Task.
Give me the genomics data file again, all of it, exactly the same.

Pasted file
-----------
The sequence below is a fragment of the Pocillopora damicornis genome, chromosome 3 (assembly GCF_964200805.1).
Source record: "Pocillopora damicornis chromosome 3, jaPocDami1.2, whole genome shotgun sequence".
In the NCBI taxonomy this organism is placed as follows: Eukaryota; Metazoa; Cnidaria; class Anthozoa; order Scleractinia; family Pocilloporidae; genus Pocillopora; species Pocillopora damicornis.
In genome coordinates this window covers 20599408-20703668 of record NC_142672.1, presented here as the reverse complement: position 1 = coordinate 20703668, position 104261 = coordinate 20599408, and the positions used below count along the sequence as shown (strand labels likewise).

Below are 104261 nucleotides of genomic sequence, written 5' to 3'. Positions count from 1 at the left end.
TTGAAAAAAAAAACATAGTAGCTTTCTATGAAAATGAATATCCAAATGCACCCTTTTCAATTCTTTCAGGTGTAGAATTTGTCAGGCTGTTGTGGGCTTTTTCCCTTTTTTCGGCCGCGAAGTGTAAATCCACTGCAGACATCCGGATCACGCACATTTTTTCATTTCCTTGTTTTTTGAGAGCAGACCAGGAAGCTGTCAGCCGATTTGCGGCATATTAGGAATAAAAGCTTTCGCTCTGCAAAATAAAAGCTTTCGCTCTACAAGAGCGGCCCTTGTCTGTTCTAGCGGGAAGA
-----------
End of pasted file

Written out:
The sequence below is a fragment of the Pocillopora damicornis genome, chromosome 3 (assembly GCF_964200805.1).
Source record: "Pocillopora damicornis chromosome 3, jaPocDami1.2, whole genome shotgun sequence".
In the NCBI taxonomy this organism is placed as follows: Eukaryota; Metazoa; Cnidaria; class Anthozoa; order Scleractinia; family Pocilloporidae; genus Pocillopora; species Pocillopora damicornis.
In genome coordinates this window covers 20599408-20703668 of record NC_142672.1, presented here as the reverse complement: position 1 = coordinate 20703668, position 104261 = coordinate 20599408, and the positions used below count along the sequence as shown (strand labels likewise).

Below are 104261 nucleotides of genomic sequence, written 5' to 3'. Positions count from 1 at the left end.
TTGAAAAAAAAAACATAGTAGCTTTCTATGAAAATGAATATCCAAATGCACCCTTTTCAATTCTTTCAGGTGTAGAATTTGTCAGGCTGTTGTGGGCTTTTTCCCTTTTTTCGGCCGCGAAGTGTAAATCCACTGCAGACATCCGGATCACGCACATTTTTTCATTTCCTTGTTTTTTGAGAGCAGACCAGGAAGCTGTCAGCCGATTTGCGGCATATTAGGAATAAAAGCTTTCGCTCTGCAAAATAAAAGCTTTCGCTCTACAAGAGCGGCCCTTGTCTGTTCTAGCGGGAAGA